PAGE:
Joanne Oppenheim, Author
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Dear Miss Breed won the National Council for the Social Studies Carter G. Woodson Book Award for 2007 and was chosen for the New York Public Library's Books for the Teen Age 2007.


From the May 2006 issue of Teaching K-8 magazine

Don't miss this one.

This book is outstanding. Dear Miss Breed by Joanne Oppenheim (Scholastic Nonfiction) is really a must-read. It tells the true stories of the young
Japanese Americans incarcerated during WWII, and a librarian who made a difference to these children.

The horror of those days is told without drama; this is a recounting of the ordinariness of the lives of all involved. Making it all the more poignant
are the inserts from letters of Miss Breed to "my children."

When children were to be sent to the camps, Miss Breed provided them with stamped postcards, addressed to her, so she would know where they were and
could send books to them. She did this throughout their internment. The letters she received in return are excerpted throughout the book. The
children were amazing; they started libraries in the camps with as few as 10 books.

We could go on and on, but our recommendation is to read this 288-pager. It's a great read-aloud we think you'll enjoy as much as the children will.


CCBC Recommended Books, Cooperative Children's Book Center,  School of Education, Univ of Wisconsin, Madison

When Japanese Americans in San Diego were being shipped off to incarceration centers during World War II, Clara Breed, the children's librarian at San Diego Public Library, went down to the train station and distributed stamped, self-addressed postcards to many of the children and teens she knew from her work. She asked them to write and tell her how they were doing, and they did. Over the course of the next two-and-a-half years, a number of them kept her informed about their lives, first at the Santa Anita racetrack, where many families were given a small space in the stables that still reeked of horse urine, and then at Poston, the “internment” camp where most of them ended up--built in the middle of the Arizona desert. She wrote them too, and although only one of those letters survives, it is clear from their correspondence to her that her many letters and cards, Christmas gifts and care packages, and books-many, many books--helped them know, just as she had intended, that they were not forgotten.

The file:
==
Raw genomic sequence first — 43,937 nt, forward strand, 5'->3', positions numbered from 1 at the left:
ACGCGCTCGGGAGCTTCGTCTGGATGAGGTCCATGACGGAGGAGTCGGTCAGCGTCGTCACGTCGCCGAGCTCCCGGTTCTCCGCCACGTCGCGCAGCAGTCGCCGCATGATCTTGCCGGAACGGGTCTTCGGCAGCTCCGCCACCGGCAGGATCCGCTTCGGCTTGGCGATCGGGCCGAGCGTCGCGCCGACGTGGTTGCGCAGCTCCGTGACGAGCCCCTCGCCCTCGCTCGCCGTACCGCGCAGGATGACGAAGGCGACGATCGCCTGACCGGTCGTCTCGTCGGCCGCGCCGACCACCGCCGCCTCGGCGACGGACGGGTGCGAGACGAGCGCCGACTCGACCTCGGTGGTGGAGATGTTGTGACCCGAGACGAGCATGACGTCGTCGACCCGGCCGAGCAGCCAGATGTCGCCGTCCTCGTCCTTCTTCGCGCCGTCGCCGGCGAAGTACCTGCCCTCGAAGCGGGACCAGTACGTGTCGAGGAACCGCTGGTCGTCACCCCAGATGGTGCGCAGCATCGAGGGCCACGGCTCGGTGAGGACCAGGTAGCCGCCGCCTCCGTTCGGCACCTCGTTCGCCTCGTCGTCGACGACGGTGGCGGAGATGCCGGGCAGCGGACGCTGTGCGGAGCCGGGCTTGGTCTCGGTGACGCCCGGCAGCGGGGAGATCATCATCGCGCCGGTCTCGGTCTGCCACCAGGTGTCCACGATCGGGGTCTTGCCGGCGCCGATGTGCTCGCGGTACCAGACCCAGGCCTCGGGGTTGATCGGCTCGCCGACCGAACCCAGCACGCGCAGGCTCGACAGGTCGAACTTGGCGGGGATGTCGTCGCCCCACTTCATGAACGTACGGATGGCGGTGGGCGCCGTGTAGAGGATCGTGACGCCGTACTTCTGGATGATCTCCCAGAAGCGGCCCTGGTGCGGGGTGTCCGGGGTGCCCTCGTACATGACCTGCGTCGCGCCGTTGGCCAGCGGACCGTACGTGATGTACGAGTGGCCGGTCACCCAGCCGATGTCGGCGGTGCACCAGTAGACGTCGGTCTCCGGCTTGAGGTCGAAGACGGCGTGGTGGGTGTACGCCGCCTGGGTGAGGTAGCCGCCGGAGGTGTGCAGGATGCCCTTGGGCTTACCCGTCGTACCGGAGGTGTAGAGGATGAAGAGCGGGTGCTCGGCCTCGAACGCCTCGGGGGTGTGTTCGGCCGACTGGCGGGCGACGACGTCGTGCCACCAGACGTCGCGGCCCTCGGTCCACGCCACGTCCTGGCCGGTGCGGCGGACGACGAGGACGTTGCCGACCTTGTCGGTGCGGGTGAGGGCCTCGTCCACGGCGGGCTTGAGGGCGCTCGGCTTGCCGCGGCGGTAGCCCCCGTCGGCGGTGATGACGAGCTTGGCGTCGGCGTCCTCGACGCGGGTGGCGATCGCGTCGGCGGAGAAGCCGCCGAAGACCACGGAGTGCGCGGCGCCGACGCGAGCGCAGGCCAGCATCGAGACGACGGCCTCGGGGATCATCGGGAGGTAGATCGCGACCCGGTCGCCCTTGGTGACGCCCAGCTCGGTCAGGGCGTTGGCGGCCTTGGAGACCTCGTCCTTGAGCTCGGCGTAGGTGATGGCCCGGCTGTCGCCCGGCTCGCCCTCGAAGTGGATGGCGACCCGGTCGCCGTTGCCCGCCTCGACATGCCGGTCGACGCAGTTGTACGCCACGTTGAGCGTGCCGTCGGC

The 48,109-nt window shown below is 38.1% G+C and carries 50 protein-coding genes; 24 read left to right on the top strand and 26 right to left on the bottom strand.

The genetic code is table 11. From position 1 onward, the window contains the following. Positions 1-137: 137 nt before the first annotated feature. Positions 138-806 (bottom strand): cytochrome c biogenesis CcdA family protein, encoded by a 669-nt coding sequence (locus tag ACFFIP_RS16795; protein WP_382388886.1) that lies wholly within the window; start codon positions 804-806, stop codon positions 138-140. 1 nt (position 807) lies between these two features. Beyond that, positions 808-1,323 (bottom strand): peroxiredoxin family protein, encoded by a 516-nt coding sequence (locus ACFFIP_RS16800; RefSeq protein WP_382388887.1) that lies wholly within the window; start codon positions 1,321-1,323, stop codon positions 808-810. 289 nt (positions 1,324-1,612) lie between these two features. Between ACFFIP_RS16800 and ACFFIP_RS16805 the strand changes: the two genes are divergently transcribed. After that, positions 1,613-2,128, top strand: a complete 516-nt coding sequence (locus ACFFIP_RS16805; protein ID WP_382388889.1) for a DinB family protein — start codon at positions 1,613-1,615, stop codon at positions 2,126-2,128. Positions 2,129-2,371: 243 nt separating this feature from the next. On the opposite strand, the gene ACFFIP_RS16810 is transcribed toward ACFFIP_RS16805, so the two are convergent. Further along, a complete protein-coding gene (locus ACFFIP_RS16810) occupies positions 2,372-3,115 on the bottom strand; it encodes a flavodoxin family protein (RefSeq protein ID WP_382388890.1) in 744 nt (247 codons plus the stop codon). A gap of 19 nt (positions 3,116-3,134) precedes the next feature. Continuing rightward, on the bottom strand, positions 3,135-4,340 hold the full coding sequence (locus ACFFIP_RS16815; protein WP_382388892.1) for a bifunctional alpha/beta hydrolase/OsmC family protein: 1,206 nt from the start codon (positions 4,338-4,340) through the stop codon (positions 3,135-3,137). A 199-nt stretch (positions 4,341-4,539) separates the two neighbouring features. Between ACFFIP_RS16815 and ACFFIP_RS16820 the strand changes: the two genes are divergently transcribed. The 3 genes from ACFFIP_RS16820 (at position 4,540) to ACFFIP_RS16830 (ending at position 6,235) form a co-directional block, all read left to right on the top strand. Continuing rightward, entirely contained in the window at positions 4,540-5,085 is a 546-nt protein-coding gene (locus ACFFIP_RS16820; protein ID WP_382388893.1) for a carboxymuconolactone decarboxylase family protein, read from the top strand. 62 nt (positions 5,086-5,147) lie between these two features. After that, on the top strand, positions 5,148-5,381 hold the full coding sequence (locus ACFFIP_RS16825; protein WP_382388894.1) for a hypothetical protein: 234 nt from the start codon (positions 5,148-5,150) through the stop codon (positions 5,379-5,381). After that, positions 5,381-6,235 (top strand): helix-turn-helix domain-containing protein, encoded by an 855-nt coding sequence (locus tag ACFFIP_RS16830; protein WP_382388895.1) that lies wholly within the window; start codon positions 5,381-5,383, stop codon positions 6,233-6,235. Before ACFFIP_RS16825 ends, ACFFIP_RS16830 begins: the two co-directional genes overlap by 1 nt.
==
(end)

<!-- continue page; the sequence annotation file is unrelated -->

Joanne Oppenheim's extensively researched, page-turning narrative (even the endnote's are lively) minces no words when describing what happened to Japanese Americans during World War II, illuminating, for example, the government “doublespeak” that tried to thinly veil our nation's racist response to the Japanese bombing of Pearl Harbor. And she deftly explores the complexities of the situation in which Japanese and Japanese Americans in the country found themselves, as well as their many and often conflicted feelings about it. But at the center of this deeply moving chronicle is the huge heart and critical, outspoken mind of one woman who saw a wrong and did what she could both personally and professionally to make a difference, as well as the lives of the many children and teens that she touched.  Dear Miss Breed includes extensive photographs, and many of the letters and notes written to Clara Breed are part of the narrative. Interviews with many of the surviving correspondents and others who knew Miss Breed, as well as testimony from Japanese Americans who spoke on their experiences at Congressional hearings in 1981, are an integral part of this outstanding and inspiring work. (MS) ©2006 Cooperative Children's Book Center